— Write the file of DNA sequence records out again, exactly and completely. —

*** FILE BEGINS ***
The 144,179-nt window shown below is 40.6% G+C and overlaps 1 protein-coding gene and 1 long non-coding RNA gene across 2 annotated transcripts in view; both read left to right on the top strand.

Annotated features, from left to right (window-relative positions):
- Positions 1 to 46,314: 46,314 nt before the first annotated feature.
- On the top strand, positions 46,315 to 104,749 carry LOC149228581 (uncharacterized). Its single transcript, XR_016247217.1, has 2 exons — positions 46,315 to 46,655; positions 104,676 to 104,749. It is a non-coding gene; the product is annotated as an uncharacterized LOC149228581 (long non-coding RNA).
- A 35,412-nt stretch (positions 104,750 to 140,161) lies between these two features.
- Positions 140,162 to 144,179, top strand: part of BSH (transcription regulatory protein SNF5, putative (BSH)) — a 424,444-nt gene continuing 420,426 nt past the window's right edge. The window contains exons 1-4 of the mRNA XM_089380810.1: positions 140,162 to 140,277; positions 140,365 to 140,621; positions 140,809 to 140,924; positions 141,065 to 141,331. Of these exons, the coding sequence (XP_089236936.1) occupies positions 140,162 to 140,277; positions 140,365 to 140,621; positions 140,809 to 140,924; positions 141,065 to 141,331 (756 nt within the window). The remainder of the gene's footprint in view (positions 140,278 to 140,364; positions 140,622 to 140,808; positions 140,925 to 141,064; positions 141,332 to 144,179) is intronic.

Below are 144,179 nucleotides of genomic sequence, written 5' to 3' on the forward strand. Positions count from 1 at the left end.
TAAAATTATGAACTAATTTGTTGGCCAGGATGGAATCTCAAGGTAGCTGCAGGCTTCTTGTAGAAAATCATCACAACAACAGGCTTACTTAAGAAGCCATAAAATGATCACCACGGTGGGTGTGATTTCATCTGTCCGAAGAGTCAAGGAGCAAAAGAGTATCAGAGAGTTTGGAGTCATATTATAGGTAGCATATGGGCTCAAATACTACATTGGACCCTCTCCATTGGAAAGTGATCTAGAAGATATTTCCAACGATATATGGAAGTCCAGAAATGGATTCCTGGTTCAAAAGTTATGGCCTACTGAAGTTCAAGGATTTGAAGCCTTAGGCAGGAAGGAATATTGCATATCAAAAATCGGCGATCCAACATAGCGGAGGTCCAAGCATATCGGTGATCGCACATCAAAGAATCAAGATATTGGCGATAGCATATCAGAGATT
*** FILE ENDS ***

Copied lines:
The 144,179-nt window shown below is 40.6% G+C and overlaps 1 protein-coding gene and 1 long non-coding RNA gene across 2 annotated transcripts in view; both read left to right on the top strand.

Annotated features, from left to right (window-relative positions):
- Positions 1 to 46,314: 46,314 nt before the first annotated feature.
- On the top strand, positions 46,315 to 104,749 carry LOC149228581 (uncharacterized). Its single transcript, XR_016247217.1, has 2 exons — positions 46,315 to 46,655; positions 104,676 to 104,749. It is a non-coding gene; the product is annotated as an uncharacterized LOC149228581 (long non-coding RNA).
- A 35,412-nt stretch (positions 104,750 to 140,161) lies between these two features.
- Positions 140,162 to 144,179, top strand: part of BSH (transcription regulatory protein SNF5, putative (BSH)) — a 424,444-nt gene continuing 420,426 nt past the window's right edge. The window contains exons 1-4 of the mRNA XM_089380810.1: positions 140,162 to 140,277; positions 140,365 to 140,621; positions 140,809 to 140,924; positions 141,065 to 141,331. Of these exons, the coding sequence (XP_089236936.1) occupies positions 140,162 to 140,277; positions 140,365 to 140,621; positions 140,809 to 140,924; positions 141,065 to 141,331 (756 nt within the window). The remainder of the gene's footprint in view (positions 140,278 to 140,364; positions 140,622 to 140,808; positions 140,925 to 141,064; positions 141,332 to 144,179) is intronic.

Below are 144,179 nucleotides of genomic sequence, written 5' to 3' on the forward strand. Positions count from 1 at the left end.
TAAAATTATGAACTAATTTGTTGGCCAGGATGGAATCTCAAGGTAGCTGCAGGCTTCTTGTAGAAAATCATCACAACAACAGGCTTACTTAAGAAGCCATAAAATGATCACCACGGTGGGTGTGATTTCATCTGTCCGAAGAGTCAAGGAGCAAAAGAGTATCAGAGAGTTTGGAGTCATATTATAGGTAGCATATGGGCTCAAATACTACATTGGACCCTCTCCATTGGAAAGTGATCTAGAAGATATTTCCAACGATATATGGAAGTCCAGAAATGGATTCCTGGTTCAAAAGTTATGGCCTACTGAAGTTCAAGGATTTGAAGCCTTAGGCAGGAAGGAATATTGCATATCAAAAATCGGCGATCCAACATAGCGGAGGTCCAAGCATATCGGTGATCGCACATCAAAGAATCAAGATATTGGCGATAGCATATCAGAGATT